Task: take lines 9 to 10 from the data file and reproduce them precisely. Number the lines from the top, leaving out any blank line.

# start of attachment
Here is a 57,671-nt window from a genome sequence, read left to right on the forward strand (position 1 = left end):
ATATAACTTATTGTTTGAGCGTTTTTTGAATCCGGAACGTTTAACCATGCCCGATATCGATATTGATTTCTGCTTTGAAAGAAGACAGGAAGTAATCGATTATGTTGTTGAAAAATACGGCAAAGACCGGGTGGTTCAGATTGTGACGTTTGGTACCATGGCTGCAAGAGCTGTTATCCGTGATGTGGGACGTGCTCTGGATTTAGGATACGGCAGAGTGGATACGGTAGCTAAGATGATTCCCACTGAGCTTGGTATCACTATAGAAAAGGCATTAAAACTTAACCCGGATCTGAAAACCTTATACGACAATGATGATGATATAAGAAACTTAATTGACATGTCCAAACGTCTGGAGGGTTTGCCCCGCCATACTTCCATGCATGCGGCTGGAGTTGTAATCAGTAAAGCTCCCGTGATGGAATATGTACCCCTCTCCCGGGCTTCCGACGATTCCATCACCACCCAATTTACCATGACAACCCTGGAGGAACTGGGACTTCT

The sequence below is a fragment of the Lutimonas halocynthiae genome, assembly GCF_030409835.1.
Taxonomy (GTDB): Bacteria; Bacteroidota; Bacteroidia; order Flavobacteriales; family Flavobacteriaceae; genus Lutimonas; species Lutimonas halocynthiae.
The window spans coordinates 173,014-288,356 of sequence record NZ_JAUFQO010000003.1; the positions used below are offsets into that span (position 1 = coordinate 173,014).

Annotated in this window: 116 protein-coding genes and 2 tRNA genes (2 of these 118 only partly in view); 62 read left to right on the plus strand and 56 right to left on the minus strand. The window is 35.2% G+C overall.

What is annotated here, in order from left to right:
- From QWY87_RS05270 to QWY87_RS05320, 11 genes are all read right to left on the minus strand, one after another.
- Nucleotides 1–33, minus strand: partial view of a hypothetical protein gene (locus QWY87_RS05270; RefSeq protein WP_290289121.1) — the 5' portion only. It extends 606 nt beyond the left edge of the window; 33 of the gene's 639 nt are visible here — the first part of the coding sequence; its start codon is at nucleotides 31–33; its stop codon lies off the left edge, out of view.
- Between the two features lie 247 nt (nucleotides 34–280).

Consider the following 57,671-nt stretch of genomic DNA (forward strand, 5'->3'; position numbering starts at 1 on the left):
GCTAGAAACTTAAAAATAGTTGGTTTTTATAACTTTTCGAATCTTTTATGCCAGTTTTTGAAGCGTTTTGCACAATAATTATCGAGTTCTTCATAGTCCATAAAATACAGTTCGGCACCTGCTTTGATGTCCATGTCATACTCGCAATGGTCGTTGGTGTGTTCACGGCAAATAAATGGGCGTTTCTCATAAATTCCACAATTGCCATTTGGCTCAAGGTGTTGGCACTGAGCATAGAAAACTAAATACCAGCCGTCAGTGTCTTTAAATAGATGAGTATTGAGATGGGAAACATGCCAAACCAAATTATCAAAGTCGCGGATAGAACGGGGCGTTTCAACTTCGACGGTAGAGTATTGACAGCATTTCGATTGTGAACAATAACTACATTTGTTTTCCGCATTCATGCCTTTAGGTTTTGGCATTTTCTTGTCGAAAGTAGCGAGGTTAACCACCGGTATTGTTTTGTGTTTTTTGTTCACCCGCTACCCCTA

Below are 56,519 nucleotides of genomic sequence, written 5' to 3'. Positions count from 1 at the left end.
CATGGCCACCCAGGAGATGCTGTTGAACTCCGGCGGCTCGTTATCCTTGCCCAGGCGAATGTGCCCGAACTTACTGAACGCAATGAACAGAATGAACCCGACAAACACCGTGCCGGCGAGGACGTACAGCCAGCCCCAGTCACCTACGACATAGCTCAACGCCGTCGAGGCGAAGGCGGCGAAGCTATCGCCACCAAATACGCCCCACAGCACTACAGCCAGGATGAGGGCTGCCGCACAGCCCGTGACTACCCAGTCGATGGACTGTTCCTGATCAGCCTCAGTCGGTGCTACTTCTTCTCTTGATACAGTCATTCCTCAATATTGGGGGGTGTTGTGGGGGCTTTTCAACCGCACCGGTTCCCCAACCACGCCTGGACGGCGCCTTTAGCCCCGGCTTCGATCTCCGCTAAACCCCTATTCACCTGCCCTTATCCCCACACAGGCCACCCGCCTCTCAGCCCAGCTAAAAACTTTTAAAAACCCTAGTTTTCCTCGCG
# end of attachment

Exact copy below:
- Nucleotides 1–33, minus strand: partial view of a hypothetical protein gene (locus QWY87_RS05270; RefSeq protein WP_290289121.1) — the 5' portion only. It extends 606 nt beyond the left edge of the window; 33 of the gene's 639 nt are visible here — the first part of the coding sequence; its start codon is at nucleotides 31–33; its stop codon lies off the left edge, out of view.
- Between the two features lie 247 nt (nucleotides 34–280).